Blustering Bibi

Israeli Prime Minister Benjamin Netanyahu addressed Congress yesterday and spoke primarily of the on-going negotiations between the United States and Iran regarding the latter’s nuclear program. His speech forcefully reiterated his position that a nuclear deal with Iran is a “bad deal” that poses significant risk to the survival of Israel and to international peace. He was warmly received by Congress and his speech was interrupted several times by applause and a few standing ovations. However, many commentators – including a White House official – felt that his speech was heavy on rhetoric and light on substance. As the title of this blog post suggests, I agree.

As I watched the speech yesterday morning I was often distracted by how gimmicky it sounded. Alliteration, metaphor, a misinterpretation of a Robert Frost poem, and various cliches were used unsparingly as Netanyahu painted a picture of Iran as a messianic, terrorist regime. His characterization of the Iranian regime is not wholly inaccurate as Iran has indeed supported non-state actors in conducting terrorism and has a horrendous human rights record. But once Netanyahu began his long tirade of how “Iran and ISIS are competing for the crown of militant Islam” complete with – I kid you not – a Game of Thrones reference it all began to feel more like a performance piece than a genuine contribution to the debate on how best to contain Iran’s nuclear ambitions.

Because that’s the thing. Whatever the acrimony between Obama and Netanyahu, neither of them wants Iran to possess nuclear weapons. And both agree that Israel and the international community has much to fear from an Iran with that capability. The sticking point, therefore, is not whether or not it is dangerous for Iran to possess nuclear weapons but rather how best to prevent it from obtaining such capability. Netanyahu made it clear during his speech that the current negotiations are not his preferred method, but there are several reasons why engagement with Iran is the best way forward. It’s easy to get caught up in Bibi’s bluster and deem this position naive or overly optimistic but this type of dismissal ignores empirical evidence that suggests that the negotiating table may be a stronger weapon than punitive disengagement.

First, the Iranian regime is more pragmatic than many appreciate. That is not to say that they are always reasonable or ever a-religious. It is simply to suggest that as a regime Iran is not driven solely by religiosity but also by a pragmatic understanding of the political calculations it must make in order to retain power and/or achieve its political goals. For example, in the late 1980s the Supreme Leader issued a fatwa encouraging Iranian women to use birth control and making contraception widely available. His decision was motivated by a desire to slow the baby boom that was burdening the economy. This position has since been reversed as the country’s fertility rate has dropped below replacement level. If the Iranian regime were purely messianic, contraception would never have been made available in the religiously conservative country regardless of the consequences of demographic shifts. This example is highlighted not to endorse the Iranian regime’s policies on contraception but rather to illustrate that the regime practices pragmatism where necessary. Even the rise of Rouhani and previous reformers like Khatami indicate that there is some room in Iranian politics for moderation. There is thus room to incentivize cooperation and more palatable behaviour. This point seems obvious and yet if one were to judge the character of the Iranian regime based on Netanyahu’s speech alone one would be left with the opinion that Iran is devoid of rational thought and incapable of restraint.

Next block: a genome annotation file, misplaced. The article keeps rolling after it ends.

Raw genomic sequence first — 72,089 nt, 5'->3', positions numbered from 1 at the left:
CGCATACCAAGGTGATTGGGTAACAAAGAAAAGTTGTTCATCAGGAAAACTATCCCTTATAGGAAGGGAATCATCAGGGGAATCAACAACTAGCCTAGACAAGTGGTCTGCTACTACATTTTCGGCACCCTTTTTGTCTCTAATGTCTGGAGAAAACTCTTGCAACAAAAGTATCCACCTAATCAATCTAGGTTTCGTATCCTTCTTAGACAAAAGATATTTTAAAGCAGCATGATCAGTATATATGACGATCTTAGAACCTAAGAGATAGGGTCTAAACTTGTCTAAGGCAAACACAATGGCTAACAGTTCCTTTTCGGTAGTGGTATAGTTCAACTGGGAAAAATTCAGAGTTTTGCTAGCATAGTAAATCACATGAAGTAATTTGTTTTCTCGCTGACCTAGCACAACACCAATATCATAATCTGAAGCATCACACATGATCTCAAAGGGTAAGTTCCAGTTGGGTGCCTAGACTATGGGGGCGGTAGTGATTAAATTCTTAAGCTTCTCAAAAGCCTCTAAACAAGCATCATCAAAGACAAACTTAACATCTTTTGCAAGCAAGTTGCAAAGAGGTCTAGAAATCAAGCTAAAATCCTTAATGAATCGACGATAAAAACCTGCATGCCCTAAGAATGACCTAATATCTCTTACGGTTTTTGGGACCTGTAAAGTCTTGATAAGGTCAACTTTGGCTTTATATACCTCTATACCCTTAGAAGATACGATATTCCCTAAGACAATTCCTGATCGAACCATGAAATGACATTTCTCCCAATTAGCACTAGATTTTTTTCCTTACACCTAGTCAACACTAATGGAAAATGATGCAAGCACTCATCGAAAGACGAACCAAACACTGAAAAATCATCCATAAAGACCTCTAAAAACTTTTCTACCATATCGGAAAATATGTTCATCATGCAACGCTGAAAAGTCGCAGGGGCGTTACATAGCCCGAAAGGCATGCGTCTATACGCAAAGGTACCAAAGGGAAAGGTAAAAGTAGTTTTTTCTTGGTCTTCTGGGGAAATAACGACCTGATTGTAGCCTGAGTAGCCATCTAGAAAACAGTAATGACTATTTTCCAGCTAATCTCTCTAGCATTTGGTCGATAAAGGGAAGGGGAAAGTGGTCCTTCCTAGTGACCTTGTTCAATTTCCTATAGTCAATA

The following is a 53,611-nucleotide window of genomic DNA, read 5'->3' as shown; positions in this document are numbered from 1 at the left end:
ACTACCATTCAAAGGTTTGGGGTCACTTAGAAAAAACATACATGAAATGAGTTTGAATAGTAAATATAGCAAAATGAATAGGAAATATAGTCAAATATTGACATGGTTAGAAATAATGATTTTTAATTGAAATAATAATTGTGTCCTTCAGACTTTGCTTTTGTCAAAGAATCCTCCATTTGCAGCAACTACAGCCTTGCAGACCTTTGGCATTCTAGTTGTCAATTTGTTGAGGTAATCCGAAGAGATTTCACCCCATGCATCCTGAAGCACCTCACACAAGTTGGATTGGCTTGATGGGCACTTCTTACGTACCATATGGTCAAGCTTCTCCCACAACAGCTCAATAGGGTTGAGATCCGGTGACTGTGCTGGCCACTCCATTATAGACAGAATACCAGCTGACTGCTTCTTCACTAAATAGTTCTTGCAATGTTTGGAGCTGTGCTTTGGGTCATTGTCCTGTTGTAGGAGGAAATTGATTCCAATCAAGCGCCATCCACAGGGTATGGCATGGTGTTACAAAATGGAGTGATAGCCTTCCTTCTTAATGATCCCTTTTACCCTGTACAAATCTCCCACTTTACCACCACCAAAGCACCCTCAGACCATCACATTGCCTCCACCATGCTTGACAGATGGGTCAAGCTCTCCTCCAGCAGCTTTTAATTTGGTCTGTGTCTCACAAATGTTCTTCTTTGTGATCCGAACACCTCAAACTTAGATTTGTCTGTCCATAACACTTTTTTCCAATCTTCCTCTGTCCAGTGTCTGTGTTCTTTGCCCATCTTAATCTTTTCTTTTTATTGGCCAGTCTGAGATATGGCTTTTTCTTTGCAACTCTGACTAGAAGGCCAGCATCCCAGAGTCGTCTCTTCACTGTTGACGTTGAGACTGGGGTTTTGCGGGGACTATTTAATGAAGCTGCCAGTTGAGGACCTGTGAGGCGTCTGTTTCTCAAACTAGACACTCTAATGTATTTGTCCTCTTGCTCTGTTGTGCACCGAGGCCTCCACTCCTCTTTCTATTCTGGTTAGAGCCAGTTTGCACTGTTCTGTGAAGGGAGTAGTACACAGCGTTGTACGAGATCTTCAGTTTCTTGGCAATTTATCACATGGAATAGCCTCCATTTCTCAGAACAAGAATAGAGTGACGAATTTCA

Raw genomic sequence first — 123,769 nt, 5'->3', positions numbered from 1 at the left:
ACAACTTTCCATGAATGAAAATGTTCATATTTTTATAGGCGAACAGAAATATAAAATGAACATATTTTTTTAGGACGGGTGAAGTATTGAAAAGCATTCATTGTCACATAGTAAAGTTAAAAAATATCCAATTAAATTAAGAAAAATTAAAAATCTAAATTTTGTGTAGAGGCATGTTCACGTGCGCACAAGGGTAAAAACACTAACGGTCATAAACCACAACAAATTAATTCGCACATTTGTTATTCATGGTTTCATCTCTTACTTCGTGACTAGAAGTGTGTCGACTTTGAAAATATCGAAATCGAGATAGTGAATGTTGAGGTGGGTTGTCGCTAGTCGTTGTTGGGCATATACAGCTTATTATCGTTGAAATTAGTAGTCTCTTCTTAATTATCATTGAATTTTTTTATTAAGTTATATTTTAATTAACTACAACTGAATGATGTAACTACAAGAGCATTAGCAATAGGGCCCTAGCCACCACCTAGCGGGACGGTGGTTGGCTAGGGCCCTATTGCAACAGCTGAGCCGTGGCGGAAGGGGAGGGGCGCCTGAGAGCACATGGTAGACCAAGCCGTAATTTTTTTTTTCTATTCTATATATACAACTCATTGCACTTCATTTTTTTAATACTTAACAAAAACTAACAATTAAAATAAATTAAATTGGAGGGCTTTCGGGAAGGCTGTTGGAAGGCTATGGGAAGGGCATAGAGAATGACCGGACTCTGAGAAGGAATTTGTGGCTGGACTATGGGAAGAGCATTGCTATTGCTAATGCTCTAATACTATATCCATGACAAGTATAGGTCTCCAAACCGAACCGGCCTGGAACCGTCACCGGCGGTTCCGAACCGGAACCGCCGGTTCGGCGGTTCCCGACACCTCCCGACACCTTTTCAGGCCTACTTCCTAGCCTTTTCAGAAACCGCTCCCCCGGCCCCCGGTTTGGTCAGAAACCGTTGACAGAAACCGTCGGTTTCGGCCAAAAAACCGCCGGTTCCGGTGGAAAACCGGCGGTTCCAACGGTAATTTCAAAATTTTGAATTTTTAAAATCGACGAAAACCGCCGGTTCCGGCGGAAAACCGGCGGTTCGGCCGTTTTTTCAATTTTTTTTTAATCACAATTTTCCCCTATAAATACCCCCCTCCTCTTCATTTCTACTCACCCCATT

Second, the unfortunate reality is that Iran is a sovereign state that can, and will, pursue a nuclear program without cooperating with the United States, the United Nations, or any other members of the international community. Short of declaring war on Iran (which Netanyahu seemed to hint at but most everyone else agrees would be a terrible idea) there is little that Israel, the United States, and their allies can do to physically prevent Iran from pursuing its nuclear program. That is, of course, a very scary thought. It’s also why engagement with Iran is necessary. Further isolating and sanctioning of Iran may only stoke its ambitions while leaving the international community in the dark.

Finally, the Iranian regime relies on the narrative of an evil America to consolidate its conservative base and retain power. Harsh American rhetoric (like Bush labelling Iran part of the “Axis of Evil”) and sanctions only validates the Iranian regime’s position. By negotiating with Iran in good faith, the United States helps undermine a key pillar of the regime’s legitimacy.

Engagement with Iran makes many people in the United States, Israel and beyond wary and this is understandable as there is a lot at stake. However, such discomfort should not stand in the way of meaningful negotiations as, for the reasons outlined above, they are much more likely to promote stability than isolation or sanctions. As Netanyahu himself said yesterday, “If Iran wants to be treated like a normal country, let it act like a normal country.” Well, negotiating and communicating with international partners on security issues is part of acting like a normal country. No matter the outcome, these nuclear negotiations are not a silver bullet to reform in Iran or even guaranteeing that the country remains free of nuclear weapons. But they are an opportunity to challenge Iran to prove itself as a responsible member of the international community.

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